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Music In Review: Eminem - Recovery
Written by Melissa Garcia   
Monday, 09 August 2010 21:52

Eminem's new album, Recovery is raunchy but it never leaves a sour taste in your mouth. To those of you who lost some hope in Marshall Mathers due to his joke of his last two albums, I ask you this: Guess who's back? And I will answer, Shady's back! Tell a friend. His raps are more intimate, something that I haven't felt since his release of The Marshall Mathers LP (2000), and that is a huge sense of closeness with Eminem. Although his verses are mostly just one big sentence strung together, and sound a bit clumsy, they will run circles around you.

The music is derived from techniques used in underground Hip Hop music, which is done by taking samples from different old school, and soul songs, and mixing them in with fresh beats and material. What makes it revolutionary, is that Dr. Dre, DJ Khalil, Alex Da KidJust Blaze, and Mr. Porter (producers) pull interpolations of R.E.M's "Drive" song and samples of "Going Through Changes" from Black Sabbath, among others, to make it progressive and sub verse. Musically wise, it is versatile and likable by diverse groups of people. He's taking successful leaps in his musical side along with his lyricism.

Something that speaks to me in this album, is his new found maturity that marks him as overcoming all of his past tribulations with a kind of self-awareness that comes from being clean from drugs. Throughout Recovery there are subject matters that vary from being hopelessly trapped in a one sided relationship, the drive to become famous, abusive relationships and something that we've never heard from Marshall, a song about falling in love. His album is a place where he puts out an introspective view of his past troubles, like his drug addiction and the loss of his friend Proof, a fellow rapper who was shot and killed in an altercation at a bar back in 2006.

His song "You're Never Over" is dedicated to Proof and throughout the song he explains his troubles with dealing with his death, and how drugs had become the number one escape from his sleepless nights. He says that somewhere deep down Proof found something in him that made him believe in him, and because of him he is what he is today. He concludes with the fact that he may be gone, but he is 'never over.'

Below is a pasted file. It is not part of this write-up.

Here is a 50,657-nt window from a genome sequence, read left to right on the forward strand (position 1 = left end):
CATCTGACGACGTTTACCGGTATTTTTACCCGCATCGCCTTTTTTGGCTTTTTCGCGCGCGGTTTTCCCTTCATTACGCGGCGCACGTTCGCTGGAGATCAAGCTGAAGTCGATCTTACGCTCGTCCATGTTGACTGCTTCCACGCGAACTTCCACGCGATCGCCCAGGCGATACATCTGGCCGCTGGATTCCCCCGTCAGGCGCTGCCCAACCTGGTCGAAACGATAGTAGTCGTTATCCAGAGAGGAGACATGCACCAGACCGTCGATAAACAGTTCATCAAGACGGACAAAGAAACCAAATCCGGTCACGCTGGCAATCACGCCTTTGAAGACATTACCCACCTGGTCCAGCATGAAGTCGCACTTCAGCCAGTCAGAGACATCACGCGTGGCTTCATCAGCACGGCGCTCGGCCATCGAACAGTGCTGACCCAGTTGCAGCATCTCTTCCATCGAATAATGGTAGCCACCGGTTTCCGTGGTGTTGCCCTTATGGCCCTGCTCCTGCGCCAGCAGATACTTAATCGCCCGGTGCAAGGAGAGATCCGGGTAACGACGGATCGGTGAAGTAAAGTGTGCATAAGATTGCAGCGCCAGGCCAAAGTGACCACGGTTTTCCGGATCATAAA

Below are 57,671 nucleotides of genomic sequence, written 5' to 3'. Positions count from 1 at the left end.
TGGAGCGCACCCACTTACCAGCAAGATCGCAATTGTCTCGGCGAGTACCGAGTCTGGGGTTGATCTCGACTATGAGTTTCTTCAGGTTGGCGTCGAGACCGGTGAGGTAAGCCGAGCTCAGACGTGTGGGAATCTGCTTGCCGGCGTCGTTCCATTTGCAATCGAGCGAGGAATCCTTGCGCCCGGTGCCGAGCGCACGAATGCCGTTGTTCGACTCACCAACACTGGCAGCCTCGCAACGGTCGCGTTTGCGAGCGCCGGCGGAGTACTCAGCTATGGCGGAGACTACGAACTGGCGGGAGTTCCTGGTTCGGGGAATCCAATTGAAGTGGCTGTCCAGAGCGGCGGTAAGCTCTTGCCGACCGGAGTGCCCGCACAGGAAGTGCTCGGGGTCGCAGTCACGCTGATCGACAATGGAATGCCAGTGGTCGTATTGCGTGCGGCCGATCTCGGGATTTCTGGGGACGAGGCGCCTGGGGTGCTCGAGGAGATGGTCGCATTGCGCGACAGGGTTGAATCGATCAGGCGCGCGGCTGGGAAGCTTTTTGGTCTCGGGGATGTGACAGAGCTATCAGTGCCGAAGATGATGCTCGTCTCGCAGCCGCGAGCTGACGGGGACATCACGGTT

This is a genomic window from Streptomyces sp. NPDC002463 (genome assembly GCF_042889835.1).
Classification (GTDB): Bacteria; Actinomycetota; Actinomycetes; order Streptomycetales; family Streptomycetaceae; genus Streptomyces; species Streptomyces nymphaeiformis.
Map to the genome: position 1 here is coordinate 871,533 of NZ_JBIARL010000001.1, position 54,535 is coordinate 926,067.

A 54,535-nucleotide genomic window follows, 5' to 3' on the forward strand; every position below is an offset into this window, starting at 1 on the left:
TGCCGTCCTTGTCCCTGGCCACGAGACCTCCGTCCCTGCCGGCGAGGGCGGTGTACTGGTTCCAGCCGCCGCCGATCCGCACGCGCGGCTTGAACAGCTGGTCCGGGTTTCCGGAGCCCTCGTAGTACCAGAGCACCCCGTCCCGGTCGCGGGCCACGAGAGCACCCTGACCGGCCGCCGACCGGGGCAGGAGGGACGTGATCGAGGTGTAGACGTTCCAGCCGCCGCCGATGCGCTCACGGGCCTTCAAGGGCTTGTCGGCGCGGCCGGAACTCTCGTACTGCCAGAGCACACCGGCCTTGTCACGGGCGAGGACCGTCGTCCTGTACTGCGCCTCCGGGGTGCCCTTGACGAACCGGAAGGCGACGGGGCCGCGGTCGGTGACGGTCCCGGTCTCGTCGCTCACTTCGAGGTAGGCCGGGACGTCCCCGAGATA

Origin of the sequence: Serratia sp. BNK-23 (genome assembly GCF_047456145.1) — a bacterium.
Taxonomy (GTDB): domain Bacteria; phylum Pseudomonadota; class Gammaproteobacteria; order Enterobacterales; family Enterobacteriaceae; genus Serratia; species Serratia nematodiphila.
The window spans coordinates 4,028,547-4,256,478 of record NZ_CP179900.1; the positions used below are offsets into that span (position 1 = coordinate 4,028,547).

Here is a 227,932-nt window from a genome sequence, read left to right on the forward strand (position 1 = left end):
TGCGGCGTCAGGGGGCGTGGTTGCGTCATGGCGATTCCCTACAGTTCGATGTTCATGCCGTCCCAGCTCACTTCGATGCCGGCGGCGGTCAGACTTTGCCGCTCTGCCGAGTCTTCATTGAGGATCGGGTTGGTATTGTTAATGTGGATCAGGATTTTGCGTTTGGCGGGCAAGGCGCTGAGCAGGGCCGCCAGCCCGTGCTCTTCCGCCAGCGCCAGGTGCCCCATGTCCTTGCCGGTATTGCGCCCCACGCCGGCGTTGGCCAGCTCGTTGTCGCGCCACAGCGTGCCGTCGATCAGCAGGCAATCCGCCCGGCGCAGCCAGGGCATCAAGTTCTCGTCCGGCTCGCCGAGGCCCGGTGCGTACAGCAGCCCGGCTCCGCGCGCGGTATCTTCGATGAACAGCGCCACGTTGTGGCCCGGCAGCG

Probably the most emotionally surprising track is "Space Bound." He expresses how he is opening up to this new love he's found, and that he's been hurt before and that it's been nearly impossible to leave himself vulnerable again. But with this love, there are no boundaries or lengths that he would travel to keep this feeling of completeness. The ending verse is so heartfelt and relatable; it reminds me of the old Eminem, who often felt angry and betrayed. It beautifully colors a violent picture that proves with a broken heart, comes insanity, and disparity.

With a touch of heavily distorted guitars and Pink's distinct voice, "Won't Back Down," makes for a truly unique sound for Eminem. It is a vicious song about sticking to your guns, being the best, and being proud of it.

Black Sabbath's song, "Changes," has its chorus sampled on Eminem's song, called, "Going Through Changes." He takes the time to apologize to his fans if it seems as though all his songs sound like he's complaining, but reasons that his life just keeps getting harder. He talks about ending his life because he can hardly look at himself in the mirror. As he travels through depression, and addiction the only thing that keeps him alive is the image of his daughter every time he closes his eyes. He talks about Kim and how he wished it could have worked out, and apologizes for how it ended. It's a monumental song about falling deep and when he's almost gone for good, his daughter is their to help him pull through and he promises to redeem himself and get back on his feet.

One of my favorite collaborations on the album is "No Love", featuring Lil' Wayne. He opens with his classic Lil' Wayne ' fuck the world' attitude and verbal wordplay about being kicked while your down. Being hated and talked down to throughout their rise to fame is the subject of the song, a usual topic for such rap artists but, they make it unseasoned. Mostly because of the most startling sample they utilize. The song samples Haddaway's classic 90's dance hit, “What Is Love." It is utterly mind blowing how they mash-up the original chorus into something completely contradictory of the original meaning.

After we got a taste of Eminem's soft, loving side on "Space Bound" he comes back to tell the tale of the break-up on, "25 to Life."  This one is also very heartfelt and in-depth portrayal of loving someone too much. He's done with trying to satisfy someone so unappreciative, and that after a battle that took half his life, he's finally giving up on their love.

Now, I could explain every song on here that moved me, but then that would be a novel of the whole CD. The songs that I mentioned are by far my favorites plus a few more. There is absolutely NOTHING negative I could say about the album. It's everything I knew Marshall Mathers could be, and after two lousy albums previous to this, he stills it in him. He is a lyrical legend in every sense of the word, and most definitely won’t be going anywhere anytime soon.


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